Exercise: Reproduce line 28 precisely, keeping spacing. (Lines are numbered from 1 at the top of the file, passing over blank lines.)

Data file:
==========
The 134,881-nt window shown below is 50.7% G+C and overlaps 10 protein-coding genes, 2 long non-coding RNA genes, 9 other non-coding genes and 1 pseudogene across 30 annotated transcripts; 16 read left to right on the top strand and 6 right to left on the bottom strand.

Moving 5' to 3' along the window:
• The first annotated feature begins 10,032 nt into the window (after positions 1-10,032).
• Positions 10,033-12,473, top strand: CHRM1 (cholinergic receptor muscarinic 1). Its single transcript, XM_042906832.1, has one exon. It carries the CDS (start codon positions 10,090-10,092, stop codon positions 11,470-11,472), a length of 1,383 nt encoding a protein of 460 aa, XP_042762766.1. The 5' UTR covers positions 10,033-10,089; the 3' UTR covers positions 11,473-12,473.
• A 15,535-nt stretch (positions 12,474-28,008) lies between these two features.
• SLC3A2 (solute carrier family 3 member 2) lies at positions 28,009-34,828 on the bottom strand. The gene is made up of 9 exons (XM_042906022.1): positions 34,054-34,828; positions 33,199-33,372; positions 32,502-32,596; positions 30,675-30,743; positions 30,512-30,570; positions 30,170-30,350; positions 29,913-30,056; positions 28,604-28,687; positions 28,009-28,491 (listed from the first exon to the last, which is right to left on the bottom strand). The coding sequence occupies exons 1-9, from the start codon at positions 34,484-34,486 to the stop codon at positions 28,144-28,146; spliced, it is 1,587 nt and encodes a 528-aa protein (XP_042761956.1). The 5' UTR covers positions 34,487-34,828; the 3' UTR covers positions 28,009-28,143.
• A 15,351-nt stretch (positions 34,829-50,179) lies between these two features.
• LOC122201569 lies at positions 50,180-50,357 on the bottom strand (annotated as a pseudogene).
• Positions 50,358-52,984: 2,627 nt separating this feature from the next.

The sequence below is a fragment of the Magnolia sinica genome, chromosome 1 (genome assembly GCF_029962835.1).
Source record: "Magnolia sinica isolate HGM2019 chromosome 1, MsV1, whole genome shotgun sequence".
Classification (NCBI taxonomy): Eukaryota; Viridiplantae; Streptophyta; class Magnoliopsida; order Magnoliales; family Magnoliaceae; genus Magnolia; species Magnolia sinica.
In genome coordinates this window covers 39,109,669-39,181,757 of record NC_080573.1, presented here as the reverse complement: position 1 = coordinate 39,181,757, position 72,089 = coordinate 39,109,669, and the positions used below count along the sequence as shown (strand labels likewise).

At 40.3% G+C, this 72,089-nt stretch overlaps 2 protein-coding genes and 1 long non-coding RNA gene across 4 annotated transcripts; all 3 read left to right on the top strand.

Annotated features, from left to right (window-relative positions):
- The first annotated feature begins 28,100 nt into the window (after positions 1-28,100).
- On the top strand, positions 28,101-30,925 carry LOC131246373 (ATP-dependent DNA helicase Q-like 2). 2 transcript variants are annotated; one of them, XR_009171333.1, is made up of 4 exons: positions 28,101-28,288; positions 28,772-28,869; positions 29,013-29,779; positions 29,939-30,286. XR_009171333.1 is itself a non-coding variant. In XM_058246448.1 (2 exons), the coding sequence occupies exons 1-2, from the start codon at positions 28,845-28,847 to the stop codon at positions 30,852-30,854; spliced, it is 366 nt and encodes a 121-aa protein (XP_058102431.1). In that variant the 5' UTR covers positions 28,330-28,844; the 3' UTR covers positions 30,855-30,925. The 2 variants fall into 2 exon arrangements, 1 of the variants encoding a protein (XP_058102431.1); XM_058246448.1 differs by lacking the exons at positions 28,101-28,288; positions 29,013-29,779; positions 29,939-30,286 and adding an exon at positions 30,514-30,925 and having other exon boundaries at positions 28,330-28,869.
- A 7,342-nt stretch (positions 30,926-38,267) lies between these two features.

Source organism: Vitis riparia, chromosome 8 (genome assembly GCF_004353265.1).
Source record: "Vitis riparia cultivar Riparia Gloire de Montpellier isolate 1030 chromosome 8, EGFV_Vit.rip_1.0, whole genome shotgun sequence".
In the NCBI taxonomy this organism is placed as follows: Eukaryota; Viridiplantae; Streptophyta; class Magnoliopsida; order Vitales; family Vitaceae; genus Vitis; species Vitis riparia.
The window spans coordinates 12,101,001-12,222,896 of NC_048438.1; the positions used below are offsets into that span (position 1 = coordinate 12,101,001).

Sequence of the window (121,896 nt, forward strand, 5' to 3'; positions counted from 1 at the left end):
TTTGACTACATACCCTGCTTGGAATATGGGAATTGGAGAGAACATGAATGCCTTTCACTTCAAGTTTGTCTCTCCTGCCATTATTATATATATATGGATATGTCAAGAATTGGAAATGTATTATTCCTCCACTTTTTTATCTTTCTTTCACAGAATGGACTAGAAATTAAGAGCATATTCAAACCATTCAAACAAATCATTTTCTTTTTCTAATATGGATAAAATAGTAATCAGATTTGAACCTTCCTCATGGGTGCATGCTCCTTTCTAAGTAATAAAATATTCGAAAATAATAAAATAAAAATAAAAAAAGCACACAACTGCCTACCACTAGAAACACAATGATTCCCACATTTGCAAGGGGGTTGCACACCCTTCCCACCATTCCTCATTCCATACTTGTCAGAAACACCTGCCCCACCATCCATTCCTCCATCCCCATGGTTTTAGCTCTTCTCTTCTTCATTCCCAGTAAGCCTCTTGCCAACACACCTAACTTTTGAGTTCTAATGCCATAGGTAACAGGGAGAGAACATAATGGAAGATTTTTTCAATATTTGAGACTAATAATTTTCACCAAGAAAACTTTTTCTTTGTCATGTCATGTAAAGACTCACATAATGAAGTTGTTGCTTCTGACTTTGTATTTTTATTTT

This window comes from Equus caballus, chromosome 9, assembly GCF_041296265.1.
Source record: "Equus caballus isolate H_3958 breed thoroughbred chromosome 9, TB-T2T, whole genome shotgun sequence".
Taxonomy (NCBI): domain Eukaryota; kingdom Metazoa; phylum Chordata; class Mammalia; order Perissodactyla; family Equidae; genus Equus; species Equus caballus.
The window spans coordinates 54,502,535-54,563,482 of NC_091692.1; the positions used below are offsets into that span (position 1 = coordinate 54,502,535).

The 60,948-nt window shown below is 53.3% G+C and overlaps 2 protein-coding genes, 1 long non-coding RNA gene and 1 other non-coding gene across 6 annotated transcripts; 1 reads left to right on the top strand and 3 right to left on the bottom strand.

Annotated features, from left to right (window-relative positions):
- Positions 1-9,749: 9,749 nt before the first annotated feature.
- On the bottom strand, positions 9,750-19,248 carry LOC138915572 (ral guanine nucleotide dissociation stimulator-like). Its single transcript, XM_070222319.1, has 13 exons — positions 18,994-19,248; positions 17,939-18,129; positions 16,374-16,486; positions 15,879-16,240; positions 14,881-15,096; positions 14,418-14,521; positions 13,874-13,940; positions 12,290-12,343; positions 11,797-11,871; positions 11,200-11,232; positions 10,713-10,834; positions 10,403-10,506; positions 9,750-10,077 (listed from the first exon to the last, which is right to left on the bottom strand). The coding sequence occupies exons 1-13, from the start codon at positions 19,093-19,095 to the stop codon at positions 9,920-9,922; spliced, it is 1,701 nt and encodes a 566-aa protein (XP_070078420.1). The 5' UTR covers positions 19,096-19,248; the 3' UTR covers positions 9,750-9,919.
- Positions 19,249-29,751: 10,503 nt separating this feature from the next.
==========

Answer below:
The window spans coordinates 54,502,535-54,563,482 of NC_091692.1; the positions used below are offsets into that span (position 1 = coordinate 54,502,535).